The COVID-19 pandemic is affecting almost every facet of daily life in America and around the world, with changes that many observers believe are becoming the “new normal” for most of us.
The independent advisory industry has not been immune from its effects. The widely publicized impact on businesses, and consequently our financial markets, is changing our industry as well.
The silver lining is that some of these changes are working in favor of several businesses, and the advisory business is one.
We’ve seen through our clients that the ongoing investment market volatility combined with the pandemic’s impact on most industries, and probably some of the psychological effects of “sheltering in place,” are driving many investors — who until now managed their own finances — to seek professional advisory help.
Here’s the bad news: The increase in business has revealed a critical weakness in how most advisory firms onboard new clients.
The problem is that most firm owners have not taken the time to consider the inefficiencies of the client onboarding process, and these can overwhelm the system during growth spurts.
This strains not only firm owners, but staff who are left to serve existing clients while also handling more new clients. New business is overwhelming, and advisor burnout is not a recipe for success.
Over the past several months, we have witnessed advisors not following up on prospects simply because they are tapped out and don’t want any more clients to serve.
Consider the revenue lost when your advisors have halfhearted meetings with qualified prospects and do not follow up. This may be stifling growth, and possibly could have major consequences on those firms for months or years to come.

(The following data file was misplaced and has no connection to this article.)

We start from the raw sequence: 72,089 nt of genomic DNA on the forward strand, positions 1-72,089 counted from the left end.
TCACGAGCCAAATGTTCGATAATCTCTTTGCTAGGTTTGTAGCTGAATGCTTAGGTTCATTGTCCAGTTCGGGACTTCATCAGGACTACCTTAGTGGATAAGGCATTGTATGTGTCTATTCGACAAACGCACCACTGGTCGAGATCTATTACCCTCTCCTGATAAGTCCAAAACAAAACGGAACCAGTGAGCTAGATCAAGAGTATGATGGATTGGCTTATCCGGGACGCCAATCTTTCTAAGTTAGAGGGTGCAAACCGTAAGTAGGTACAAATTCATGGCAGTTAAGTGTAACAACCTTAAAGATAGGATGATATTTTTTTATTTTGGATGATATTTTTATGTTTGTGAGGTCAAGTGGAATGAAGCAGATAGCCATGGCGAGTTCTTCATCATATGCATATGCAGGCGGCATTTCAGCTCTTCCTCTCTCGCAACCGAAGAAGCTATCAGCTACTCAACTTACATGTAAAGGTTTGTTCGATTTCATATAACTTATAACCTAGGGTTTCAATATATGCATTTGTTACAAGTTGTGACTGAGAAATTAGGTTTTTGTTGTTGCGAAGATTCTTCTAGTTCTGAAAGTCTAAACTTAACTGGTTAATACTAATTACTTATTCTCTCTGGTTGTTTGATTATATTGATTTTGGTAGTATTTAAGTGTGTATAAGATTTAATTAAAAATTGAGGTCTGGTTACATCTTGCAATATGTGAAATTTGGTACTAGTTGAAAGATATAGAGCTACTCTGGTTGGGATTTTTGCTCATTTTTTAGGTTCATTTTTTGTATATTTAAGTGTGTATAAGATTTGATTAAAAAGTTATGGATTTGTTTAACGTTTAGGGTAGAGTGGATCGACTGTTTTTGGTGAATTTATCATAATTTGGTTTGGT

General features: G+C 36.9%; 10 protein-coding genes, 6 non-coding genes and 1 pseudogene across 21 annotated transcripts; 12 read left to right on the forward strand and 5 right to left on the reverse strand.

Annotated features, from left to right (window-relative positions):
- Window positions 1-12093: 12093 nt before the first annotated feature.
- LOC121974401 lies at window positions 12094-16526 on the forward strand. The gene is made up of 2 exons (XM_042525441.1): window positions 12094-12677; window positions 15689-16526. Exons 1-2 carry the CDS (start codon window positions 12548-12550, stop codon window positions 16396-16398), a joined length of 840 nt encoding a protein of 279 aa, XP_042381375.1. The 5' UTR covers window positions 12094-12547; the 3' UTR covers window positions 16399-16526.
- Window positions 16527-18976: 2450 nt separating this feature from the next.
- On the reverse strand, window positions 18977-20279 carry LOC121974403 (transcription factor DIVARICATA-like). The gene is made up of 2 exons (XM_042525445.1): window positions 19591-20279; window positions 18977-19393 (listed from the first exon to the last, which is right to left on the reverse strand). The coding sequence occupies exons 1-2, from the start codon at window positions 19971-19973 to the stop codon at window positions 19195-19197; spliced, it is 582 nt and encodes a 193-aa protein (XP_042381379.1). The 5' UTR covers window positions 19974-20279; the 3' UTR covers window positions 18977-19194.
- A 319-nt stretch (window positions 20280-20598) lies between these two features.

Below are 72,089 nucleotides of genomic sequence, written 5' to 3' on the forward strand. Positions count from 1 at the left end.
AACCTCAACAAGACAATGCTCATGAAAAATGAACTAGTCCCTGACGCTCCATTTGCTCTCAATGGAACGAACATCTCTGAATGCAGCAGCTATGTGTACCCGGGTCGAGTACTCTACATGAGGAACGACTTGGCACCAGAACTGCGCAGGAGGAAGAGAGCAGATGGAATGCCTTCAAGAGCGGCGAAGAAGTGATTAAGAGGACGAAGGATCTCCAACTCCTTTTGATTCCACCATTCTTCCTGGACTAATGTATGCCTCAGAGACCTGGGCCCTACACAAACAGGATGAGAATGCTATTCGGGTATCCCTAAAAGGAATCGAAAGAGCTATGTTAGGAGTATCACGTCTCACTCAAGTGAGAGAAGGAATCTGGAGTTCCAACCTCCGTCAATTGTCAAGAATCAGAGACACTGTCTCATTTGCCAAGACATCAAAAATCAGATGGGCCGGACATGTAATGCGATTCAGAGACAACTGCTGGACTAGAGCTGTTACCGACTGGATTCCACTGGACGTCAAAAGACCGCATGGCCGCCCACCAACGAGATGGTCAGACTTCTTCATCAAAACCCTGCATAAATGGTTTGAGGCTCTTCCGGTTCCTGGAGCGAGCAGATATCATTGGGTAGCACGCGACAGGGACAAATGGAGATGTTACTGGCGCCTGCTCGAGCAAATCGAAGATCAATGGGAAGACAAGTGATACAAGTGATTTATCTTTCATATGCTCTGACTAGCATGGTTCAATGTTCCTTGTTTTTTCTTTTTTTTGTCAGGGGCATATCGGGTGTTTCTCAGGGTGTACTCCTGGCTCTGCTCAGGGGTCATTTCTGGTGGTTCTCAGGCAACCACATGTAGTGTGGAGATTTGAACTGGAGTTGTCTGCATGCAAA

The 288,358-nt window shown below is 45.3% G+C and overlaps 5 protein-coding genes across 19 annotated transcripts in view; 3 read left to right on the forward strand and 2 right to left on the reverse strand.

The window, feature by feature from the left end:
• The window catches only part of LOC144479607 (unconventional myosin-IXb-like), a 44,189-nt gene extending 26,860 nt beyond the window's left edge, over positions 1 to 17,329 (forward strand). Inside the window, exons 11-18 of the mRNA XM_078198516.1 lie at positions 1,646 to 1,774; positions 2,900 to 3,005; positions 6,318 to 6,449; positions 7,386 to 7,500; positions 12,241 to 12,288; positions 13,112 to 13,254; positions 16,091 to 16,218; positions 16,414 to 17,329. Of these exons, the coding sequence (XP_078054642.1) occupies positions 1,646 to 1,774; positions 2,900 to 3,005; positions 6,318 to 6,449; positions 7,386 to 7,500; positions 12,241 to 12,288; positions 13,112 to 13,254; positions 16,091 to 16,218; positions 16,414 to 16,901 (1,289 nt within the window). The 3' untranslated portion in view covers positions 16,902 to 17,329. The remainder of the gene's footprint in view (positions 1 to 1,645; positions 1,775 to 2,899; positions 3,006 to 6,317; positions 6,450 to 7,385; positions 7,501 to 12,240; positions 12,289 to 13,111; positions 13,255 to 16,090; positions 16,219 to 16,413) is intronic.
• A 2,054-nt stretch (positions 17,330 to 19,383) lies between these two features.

The Growth Trap
Lack of time to follow up with clients is the real issue when an advisory firm goes through high growth periods. To solve that problem, start by looking at all the firm’s processes and determine ways to reduce any cost-inefficiencies. That means reengineering the firm to accommodate the growth all while hiring and training new advisors faster.
Improving the client onboarding process is the easiest and fastest way to transform time crunches and capitalize on growth opportunities. When a new client first agrees to work with the firm, onboarding serves as a trust-building process.
Most advisory firms will deliver this feeling of trust at the beginning of the client relationship by providing a detailed portfolio allocation and financial plan and front load a large amount of work in the first three months.
A typical onboarding process begins when the client schedules their first appointment. Typically, for most advisors, it means:
Week 1: A data-gathering meeting, where an advisor determines a client’s goals and gets detailed information about their financial situation.
Week 2: The advisor creates a detailed investment allocation and/or financial plan for a client.
Week 3: A presentation meeting, during which an advisor presents the investment plan and financial plan to the client.